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Tecentriq extends streak with win in breast cancer trial

  • Roche’s checkpoint inhibitor Tecentriq helped extend progression-free survival in a Phase 3 study of patients with a hard-to-treat form of metastatic breast cancer, a milestone the Swiss pharma is painting as a first for the immunotherapy field.
  • “IMpassion130 is the first positive Phase III immunotherapy study in triple negative breast cancer (TNBC), an aggressive disease with limited treatment options,” said Roche’s Chief Medial Officer Sandra Horning in a July 2 statement, noting the drugmaker was “highly encouraged” by the results.
  • Data from the study, which pitted Tecentriq plus Abraxane against Abraxane alone, showed a significant reduction in the risk of disease worsening or death in favor of the treatment arm. Roche plans to submit the data to health regulators in hopes of securing approval for the combination.

Mpassion 130 is the fifth positive trial readout for Tecentriq (atezolizumab) so far this year, helping Roche in its bid to compete with immunotherapy leaders Merck & Co and Bristol-Myers Squibb.
Unfortunately for Roche’s chances, Merck has solidified its advantage in non-small cell lung cancer with impressive data of its own. Indications like small cell lung cancer or other solid cancer types remain less settled, presenting Roche with opportunities to secure an edge.

Compared to the clinical advances seen in other more immuno-responsive cancer types like lung and skin, cancer immunotherapy has not had much success in breast cancer.
Women with TNBC test negative for expression of hormone receptors or HER2 mutations, making them poor candidates for treatments like Roche’s older Herceptin (trastuzumab) that have transformed breast cancer care.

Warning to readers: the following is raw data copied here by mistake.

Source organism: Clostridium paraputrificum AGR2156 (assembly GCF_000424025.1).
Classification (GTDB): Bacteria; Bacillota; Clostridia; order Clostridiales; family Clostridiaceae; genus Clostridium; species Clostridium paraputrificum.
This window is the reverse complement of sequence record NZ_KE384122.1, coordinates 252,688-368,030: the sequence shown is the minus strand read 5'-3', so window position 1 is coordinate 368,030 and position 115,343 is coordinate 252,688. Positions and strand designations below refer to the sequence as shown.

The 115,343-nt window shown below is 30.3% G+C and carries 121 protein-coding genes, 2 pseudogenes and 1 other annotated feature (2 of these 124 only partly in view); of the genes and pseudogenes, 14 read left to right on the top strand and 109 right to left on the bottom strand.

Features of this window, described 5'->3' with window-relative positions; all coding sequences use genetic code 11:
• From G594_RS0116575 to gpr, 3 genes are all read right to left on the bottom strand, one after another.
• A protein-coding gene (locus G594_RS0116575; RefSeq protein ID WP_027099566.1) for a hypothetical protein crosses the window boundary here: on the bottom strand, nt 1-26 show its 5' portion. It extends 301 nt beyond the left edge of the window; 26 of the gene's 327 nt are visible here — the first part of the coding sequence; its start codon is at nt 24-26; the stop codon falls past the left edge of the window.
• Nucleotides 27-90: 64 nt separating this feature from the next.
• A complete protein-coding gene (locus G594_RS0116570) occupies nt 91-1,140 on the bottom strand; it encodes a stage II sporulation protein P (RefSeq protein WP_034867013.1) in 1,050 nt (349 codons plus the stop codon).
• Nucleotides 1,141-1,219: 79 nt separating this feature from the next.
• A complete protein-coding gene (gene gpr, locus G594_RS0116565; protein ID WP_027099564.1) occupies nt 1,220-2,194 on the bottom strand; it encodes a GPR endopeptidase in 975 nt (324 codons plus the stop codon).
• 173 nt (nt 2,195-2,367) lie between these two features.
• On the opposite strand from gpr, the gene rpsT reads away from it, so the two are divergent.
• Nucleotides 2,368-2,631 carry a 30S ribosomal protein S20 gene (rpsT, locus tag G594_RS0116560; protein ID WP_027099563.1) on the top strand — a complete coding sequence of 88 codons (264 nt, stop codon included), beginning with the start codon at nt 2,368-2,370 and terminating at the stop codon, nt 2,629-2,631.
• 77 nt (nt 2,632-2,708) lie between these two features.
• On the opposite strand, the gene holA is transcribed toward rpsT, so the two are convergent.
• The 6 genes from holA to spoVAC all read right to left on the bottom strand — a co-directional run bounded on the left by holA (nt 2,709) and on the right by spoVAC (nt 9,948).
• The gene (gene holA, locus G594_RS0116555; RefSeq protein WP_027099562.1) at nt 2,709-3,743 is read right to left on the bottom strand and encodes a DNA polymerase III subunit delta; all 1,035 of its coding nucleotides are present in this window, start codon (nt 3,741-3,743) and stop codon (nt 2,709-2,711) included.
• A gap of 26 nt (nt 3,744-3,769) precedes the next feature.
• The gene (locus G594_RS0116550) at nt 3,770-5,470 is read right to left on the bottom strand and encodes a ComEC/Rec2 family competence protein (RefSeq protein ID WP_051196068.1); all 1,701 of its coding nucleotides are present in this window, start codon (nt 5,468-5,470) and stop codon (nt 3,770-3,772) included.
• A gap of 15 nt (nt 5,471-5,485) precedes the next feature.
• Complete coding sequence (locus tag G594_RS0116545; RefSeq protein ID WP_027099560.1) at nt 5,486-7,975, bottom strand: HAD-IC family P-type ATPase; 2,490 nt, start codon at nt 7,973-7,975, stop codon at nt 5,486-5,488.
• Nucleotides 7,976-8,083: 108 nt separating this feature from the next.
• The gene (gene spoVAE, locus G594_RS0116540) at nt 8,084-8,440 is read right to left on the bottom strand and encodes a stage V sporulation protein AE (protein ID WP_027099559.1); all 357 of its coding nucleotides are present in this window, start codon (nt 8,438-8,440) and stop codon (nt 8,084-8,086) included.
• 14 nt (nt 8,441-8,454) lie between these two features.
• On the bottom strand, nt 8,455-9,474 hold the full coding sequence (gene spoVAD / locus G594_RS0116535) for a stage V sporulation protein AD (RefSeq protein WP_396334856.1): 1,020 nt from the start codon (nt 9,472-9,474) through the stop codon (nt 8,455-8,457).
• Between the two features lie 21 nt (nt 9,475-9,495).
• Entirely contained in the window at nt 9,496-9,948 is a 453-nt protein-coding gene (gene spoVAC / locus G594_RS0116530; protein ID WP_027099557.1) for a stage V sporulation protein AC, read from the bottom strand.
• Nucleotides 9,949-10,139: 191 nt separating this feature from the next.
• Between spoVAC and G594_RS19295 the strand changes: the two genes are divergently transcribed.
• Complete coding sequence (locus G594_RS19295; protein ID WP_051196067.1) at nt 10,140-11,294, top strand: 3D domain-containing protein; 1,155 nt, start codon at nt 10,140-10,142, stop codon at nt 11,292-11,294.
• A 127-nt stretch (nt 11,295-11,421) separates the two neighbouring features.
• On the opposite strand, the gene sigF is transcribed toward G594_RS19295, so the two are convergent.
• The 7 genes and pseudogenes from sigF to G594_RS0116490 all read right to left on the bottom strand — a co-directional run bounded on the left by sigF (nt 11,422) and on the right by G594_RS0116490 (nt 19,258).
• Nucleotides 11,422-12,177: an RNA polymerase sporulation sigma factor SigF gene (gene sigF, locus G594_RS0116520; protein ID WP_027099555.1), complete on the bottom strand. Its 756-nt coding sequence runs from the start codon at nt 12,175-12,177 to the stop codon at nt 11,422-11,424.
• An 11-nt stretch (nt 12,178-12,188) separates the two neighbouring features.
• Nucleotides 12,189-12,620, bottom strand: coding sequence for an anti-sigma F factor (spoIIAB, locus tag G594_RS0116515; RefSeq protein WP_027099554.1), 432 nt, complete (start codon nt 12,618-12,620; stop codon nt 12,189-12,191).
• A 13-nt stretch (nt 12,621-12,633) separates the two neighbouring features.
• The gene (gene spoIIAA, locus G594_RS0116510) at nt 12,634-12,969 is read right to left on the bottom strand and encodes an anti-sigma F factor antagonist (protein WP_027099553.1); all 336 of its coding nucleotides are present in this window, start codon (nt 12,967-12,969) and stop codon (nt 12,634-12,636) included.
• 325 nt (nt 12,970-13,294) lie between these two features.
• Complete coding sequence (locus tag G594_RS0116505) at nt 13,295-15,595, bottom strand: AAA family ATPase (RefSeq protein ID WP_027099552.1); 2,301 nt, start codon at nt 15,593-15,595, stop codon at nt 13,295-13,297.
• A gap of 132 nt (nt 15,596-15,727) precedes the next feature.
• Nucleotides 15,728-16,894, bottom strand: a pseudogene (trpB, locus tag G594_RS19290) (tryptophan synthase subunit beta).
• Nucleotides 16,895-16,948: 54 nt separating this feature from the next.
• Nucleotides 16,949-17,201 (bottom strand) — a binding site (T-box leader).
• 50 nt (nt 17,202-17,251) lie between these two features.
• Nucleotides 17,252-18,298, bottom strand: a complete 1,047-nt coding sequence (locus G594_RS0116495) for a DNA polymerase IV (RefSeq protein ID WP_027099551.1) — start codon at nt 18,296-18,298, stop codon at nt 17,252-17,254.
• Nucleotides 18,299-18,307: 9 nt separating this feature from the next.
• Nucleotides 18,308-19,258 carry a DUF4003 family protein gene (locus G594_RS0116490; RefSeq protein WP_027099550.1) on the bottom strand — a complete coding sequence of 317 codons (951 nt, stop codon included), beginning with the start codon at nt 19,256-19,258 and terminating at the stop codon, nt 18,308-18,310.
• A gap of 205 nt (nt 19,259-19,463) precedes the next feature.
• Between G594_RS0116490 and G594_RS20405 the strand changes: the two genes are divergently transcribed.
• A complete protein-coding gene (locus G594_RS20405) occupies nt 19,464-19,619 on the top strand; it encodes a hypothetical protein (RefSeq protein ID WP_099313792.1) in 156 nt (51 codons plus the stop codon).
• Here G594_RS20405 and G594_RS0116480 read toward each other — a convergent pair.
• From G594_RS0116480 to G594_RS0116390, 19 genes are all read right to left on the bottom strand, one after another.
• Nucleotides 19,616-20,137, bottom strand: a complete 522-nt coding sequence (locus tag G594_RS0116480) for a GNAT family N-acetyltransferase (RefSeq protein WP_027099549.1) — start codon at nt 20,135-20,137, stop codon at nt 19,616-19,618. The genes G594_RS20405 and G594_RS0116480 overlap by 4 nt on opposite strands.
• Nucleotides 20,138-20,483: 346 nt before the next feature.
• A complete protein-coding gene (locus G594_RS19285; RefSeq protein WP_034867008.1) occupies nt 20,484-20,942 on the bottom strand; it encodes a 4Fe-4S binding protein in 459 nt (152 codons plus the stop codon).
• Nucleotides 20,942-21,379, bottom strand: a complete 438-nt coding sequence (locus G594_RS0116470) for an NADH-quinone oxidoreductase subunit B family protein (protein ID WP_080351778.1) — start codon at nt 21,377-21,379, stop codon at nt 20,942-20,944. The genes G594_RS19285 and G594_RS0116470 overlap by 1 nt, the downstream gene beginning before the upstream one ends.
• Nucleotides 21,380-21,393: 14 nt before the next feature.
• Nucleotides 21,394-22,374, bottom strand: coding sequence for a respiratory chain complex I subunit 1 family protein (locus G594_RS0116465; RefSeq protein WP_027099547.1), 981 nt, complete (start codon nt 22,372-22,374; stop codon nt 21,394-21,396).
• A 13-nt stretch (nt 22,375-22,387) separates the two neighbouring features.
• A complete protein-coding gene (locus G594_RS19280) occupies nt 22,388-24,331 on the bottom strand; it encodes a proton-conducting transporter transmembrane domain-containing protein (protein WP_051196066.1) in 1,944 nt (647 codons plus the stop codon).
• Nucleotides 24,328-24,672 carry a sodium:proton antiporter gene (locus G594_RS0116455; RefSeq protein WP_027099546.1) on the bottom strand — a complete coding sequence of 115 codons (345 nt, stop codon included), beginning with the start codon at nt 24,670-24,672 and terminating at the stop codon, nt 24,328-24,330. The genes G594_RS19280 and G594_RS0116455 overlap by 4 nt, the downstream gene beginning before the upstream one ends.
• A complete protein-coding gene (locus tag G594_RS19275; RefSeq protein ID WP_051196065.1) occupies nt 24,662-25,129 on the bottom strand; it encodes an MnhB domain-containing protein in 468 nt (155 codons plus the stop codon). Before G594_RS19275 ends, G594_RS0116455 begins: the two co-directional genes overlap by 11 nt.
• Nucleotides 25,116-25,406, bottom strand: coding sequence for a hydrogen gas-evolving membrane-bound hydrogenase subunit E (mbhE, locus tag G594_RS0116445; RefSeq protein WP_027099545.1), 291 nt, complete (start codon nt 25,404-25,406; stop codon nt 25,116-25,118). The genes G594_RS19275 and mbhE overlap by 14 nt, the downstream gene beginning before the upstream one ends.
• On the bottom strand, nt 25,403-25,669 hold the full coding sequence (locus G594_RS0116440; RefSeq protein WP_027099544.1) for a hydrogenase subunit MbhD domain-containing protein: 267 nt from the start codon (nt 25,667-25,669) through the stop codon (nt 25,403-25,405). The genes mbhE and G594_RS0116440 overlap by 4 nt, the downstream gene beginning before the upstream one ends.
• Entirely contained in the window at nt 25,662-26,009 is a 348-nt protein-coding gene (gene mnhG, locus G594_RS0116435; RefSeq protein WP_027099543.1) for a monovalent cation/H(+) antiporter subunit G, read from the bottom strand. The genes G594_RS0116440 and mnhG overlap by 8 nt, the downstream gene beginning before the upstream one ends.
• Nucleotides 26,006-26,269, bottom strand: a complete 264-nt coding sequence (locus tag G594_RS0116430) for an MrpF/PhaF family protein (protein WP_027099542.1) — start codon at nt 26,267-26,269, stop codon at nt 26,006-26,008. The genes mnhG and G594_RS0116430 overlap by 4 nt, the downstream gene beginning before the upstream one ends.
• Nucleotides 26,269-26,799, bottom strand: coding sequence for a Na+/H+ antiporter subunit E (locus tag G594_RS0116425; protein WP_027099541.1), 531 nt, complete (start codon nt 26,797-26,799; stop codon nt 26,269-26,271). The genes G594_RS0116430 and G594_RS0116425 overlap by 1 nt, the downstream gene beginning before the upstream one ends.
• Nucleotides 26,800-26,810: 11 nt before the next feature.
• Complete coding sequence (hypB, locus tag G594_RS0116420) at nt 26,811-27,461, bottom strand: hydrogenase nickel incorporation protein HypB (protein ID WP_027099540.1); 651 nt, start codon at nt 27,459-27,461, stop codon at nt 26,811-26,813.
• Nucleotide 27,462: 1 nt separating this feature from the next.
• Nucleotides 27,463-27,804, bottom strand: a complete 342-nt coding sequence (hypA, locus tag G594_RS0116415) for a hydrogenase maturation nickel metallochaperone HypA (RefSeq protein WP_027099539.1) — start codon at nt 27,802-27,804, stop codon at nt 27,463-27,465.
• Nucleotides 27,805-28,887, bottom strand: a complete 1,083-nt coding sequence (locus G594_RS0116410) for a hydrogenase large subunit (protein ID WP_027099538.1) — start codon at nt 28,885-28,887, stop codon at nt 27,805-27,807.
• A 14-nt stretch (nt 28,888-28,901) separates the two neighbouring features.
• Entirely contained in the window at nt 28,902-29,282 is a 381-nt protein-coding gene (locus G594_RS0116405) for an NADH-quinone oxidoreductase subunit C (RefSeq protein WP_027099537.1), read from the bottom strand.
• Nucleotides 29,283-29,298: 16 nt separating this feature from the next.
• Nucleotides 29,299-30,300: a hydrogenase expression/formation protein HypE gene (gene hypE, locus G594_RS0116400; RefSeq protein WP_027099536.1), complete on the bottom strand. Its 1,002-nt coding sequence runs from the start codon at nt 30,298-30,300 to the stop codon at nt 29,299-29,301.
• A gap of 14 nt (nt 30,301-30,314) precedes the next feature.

Roughly 15% of all breast cancers are triple-negative, Roche estimates.
In IMpassion 130, the combination of Tecentriq plus Abraxane (nab-paclitaxel) significantly improved median progression-free survival versus Abraxane and placebo in both the overall intent-to-treat study population and those patients who expressed high levels of the PD-L1 biomarker.
At the time of the interim analysis, no statistical difference in overall survival was seen, although results in the PD-L1 positive group were “encouraging,” Roche said. This could suggest that the combination has not led to much of a survival benefit across all study participants.
The Swiss pharma is moving ahead quickly, though, indicating plans to soon submit the results to regulators and present at an upcoming medical meeting.
That’s important, because Merck could soon be on its heels in TNBC. The rival pharma expects to read out data from two studies of Keytruda (pembrolizumab) in the indication toward the end of this year. One trial is testing Keytruda plus chemo as a neoadjuvant treatment before surgery, while the other is investigating Keytruda alone in second-line or higher treatment settings.
A little further out, results could come in late 2019 from a third Merck study testing Keytruda and chemo in first-line metastatic TNBC — a trial more analogous to IMpassion 130.
“The response rates in triple negative breast cancer are certainly not the best that we’ve ever seen,” said Roger Perlmutter, head of Merck Research Laboratories, in recent comments at an event in April. “But we’re hopeful that they’ll be sufficient to add benefit for those patients.”
Merck also has the advantage of having partial ownership of AstraZeneca’s PARP inhibitor Lynparza (olaparib), which has proved effective as a treatment for some breast cancers.
Cowen, an investment firm, predicts Merck and Roche will be the two principal immunotherapy players in TNBC, with Merck predicted to win an upper hand by market share.